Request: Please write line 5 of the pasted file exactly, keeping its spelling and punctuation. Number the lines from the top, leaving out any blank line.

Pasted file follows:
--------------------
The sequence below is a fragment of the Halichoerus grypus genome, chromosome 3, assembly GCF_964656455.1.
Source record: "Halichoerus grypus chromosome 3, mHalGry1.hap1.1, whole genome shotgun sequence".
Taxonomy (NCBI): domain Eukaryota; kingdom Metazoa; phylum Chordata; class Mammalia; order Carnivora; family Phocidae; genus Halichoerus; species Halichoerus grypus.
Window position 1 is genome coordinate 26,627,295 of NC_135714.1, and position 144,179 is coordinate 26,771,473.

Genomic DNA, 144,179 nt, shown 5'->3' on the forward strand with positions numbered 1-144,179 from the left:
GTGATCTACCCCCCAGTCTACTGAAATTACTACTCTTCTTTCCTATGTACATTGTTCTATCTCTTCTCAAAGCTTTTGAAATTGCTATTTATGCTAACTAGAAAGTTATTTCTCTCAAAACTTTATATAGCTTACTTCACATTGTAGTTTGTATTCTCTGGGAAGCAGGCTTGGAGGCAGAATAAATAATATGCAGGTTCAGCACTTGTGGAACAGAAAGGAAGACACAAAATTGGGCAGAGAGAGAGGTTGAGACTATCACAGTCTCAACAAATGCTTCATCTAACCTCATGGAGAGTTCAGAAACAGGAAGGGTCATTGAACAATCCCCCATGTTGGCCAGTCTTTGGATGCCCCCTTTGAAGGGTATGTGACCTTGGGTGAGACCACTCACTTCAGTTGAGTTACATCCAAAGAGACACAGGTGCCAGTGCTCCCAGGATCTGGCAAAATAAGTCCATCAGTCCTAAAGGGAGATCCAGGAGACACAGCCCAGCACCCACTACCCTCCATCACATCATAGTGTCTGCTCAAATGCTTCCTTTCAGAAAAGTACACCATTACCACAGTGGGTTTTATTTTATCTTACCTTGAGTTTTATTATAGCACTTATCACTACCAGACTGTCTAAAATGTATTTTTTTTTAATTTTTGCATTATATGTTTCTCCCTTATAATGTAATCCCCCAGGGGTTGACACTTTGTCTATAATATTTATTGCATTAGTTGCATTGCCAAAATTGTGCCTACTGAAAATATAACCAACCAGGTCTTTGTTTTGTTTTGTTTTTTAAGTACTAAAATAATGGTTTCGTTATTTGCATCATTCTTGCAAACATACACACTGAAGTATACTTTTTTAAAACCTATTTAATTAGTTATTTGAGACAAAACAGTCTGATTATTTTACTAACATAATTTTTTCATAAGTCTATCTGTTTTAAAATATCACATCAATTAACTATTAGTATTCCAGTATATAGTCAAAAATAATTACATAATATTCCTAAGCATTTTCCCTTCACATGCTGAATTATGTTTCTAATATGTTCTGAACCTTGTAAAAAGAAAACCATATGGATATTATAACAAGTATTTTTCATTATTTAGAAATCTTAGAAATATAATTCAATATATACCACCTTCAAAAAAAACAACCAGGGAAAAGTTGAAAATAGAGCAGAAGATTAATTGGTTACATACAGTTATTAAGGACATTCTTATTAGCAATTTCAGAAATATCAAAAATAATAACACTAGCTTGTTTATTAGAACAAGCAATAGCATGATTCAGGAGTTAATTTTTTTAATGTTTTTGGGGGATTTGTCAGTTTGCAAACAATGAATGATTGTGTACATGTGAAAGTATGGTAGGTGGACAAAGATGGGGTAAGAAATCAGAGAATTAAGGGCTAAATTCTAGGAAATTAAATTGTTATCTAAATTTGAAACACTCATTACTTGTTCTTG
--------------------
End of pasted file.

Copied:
Genomic DNA, 144,179 nt, shown 5'->3' on the forward strand with positions numbered 1-144,179 from the left: